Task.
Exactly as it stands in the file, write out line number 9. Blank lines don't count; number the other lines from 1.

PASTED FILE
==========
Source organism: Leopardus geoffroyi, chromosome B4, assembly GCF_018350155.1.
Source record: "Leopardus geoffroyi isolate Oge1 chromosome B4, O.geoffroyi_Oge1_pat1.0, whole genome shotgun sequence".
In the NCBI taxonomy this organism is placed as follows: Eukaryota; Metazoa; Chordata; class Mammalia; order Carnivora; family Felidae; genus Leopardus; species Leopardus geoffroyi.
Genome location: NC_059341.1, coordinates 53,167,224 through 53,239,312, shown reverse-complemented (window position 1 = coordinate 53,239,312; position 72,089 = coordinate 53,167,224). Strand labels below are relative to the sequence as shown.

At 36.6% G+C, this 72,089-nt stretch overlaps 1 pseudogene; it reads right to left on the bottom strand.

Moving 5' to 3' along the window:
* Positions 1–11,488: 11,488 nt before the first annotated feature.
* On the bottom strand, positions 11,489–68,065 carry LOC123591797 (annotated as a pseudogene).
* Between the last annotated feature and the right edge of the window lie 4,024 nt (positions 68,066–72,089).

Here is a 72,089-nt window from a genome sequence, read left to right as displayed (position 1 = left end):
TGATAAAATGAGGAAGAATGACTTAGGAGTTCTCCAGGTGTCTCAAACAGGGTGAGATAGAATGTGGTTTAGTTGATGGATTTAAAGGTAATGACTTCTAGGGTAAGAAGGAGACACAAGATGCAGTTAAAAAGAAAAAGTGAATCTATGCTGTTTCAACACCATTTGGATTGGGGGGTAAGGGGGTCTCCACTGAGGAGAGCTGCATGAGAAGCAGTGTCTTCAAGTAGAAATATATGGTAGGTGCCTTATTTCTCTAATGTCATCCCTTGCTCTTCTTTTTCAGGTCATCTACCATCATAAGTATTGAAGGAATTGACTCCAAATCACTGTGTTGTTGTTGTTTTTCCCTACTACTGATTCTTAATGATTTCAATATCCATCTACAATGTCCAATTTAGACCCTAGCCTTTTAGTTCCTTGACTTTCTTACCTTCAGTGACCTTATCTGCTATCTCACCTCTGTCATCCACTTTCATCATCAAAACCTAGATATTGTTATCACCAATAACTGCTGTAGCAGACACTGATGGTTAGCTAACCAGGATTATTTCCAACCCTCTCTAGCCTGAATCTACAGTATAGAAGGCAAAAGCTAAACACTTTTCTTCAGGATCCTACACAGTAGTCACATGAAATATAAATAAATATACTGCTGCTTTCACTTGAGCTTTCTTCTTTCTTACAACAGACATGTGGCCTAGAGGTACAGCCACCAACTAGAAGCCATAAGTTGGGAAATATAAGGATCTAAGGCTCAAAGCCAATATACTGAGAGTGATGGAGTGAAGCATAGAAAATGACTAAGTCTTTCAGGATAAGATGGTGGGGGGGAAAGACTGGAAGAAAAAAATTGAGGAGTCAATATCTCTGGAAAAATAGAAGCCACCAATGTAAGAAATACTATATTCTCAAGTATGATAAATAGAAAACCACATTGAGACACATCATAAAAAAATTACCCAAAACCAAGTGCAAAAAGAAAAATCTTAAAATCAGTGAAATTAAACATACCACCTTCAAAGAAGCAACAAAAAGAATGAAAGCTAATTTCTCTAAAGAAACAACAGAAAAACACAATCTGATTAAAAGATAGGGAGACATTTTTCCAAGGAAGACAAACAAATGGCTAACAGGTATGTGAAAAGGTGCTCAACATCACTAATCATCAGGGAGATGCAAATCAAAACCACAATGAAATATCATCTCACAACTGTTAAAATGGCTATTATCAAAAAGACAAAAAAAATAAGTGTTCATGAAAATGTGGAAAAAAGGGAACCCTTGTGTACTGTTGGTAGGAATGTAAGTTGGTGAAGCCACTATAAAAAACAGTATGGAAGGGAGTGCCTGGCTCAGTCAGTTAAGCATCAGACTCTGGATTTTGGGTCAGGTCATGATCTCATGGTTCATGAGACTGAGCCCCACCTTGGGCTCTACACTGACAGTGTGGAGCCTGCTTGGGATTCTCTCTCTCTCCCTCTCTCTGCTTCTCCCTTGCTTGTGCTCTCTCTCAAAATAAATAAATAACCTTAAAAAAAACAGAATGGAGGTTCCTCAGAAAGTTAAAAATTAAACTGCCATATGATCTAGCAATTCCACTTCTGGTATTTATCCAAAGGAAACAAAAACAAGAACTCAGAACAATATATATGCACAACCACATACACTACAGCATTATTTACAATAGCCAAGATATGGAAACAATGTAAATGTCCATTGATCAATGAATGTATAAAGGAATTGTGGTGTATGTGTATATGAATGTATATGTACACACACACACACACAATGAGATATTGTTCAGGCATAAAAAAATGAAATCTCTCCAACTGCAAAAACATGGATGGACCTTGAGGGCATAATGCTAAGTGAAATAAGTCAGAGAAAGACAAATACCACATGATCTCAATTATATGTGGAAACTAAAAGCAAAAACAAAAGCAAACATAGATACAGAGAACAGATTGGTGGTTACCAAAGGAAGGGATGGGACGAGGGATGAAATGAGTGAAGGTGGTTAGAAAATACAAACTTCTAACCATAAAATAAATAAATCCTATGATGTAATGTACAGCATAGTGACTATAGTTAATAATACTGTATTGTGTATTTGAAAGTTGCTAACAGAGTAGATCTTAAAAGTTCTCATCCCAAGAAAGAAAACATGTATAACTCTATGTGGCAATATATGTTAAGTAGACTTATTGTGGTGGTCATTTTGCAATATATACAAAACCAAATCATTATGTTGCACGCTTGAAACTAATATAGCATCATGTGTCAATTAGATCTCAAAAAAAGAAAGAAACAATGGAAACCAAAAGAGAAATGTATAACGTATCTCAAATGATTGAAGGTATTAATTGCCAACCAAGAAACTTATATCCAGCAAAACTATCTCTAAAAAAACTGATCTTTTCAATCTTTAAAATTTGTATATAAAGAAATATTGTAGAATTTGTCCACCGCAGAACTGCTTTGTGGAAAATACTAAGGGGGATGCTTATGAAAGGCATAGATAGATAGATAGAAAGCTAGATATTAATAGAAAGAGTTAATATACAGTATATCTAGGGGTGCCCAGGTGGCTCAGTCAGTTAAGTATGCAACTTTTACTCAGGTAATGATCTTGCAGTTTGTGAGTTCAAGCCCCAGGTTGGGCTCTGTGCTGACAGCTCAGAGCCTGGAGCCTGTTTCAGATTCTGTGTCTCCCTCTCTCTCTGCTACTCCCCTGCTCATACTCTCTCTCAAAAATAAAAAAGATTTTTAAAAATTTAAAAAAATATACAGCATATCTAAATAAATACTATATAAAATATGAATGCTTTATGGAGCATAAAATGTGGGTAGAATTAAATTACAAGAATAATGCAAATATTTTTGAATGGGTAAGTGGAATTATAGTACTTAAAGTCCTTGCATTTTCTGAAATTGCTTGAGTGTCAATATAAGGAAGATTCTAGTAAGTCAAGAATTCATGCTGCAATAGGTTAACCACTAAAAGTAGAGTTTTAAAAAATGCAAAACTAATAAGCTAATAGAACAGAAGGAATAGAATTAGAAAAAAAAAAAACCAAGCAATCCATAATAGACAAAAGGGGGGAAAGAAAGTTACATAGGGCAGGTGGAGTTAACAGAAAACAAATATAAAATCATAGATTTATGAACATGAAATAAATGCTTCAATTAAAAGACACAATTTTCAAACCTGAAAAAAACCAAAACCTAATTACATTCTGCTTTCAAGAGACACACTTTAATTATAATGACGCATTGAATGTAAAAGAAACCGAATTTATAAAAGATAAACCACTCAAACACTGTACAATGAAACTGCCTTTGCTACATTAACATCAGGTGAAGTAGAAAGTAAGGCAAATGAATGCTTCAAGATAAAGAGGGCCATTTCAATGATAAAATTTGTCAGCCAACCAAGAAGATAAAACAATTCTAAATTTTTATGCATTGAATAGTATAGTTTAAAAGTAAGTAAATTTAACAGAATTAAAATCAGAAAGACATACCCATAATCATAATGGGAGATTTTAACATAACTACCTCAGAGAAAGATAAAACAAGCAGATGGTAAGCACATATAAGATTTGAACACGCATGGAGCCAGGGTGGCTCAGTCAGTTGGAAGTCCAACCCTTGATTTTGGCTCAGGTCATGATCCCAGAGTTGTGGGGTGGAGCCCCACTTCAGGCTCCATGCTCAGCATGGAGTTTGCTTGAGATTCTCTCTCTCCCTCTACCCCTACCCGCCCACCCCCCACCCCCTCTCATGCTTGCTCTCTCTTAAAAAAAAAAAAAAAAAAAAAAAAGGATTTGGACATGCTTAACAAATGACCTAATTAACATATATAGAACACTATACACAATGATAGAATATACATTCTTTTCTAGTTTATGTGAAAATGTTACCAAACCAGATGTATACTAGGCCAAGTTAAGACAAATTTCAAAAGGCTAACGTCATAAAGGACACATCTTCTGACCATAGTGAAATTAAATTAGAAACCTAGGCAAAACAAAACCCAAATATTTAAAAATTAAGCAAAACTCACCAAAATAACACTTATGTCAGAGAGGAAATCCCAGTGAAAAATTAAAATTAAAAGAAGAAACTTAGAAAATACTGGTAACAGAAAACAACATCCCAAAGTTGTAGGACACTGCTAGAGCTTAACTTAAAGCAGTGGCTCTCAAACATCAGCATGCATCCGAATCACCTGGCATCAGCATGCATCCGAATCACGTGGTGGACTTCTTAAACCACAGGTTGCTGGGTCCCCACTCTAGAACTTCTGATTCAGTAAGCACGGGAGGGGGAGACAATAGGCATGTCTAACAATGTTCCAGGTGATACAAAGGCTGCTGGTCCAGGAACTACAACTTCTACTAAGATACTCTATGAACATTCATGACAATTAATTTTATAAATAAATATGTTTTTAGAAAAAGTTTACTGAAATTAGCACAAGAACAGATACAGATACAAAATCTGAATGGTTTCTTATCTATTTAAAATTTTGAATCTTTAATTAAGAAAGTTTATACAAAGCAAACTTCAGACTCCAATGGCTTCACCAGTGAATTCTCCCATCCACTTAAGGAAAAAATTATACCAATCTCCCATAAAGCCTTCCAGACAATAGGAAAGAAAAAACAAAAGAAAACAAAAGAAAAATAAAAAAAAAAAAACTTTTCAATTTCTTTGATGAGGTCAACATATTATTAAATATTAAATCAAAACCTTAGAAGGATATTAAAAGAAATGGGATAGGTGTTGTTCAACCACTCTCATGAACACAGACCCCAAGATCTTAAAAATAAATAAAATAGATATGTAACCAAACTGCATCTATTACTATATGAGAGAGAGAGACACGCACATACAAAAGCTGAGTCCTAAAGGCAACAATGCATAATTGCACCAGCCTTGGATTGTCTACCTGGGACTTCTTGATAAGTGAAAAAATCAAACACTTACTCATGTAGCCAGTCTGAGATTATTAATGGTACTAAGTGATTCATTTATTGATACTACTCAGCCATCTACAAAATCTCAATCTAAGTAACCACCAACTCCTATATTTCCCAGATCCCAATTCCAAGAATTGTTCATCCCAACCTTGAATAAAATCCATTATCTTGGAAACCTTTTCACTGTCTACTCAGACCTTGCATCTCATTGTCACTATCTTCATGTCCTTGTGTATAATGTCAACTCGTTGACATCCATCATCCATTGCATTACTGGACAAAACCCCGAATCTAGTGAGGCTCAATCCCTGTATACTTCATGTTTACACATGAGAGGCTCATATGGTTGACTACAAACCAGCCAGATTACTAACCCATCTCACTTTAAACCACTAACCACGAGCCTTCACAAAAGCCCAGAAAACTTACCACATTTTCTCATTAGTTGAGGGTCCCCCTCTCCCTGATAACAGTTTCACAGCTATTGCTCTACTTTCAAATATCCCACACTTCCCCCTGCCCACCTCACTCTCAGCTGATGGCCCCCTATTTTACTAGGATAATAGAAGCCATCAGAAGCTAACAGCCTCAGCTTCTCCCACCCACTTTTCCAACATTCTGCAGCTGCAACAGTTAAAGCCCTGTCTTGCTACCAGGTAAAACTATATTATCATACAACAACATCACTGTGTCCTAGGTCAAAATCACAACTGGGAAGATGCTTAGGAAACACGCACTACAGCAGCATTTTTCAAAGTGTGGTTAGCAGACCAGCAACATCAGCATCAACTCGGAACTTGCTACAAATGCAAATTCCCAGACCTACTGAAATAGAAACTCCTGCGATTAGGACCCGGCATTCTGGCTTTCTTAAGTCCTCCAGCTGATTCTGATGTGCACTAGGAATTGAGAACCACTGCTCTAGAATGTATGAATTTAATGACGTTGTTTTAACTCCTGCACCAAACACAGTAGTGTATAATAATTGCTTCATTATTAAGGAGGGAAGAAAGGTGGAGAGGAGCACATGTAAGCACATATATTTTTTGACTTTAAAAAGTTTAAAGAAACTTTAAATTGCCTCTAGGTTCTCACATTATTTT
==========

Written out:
* Between the last annotated feature and the right edge of the window lie 4,024 nt (positions 68,066–72,089).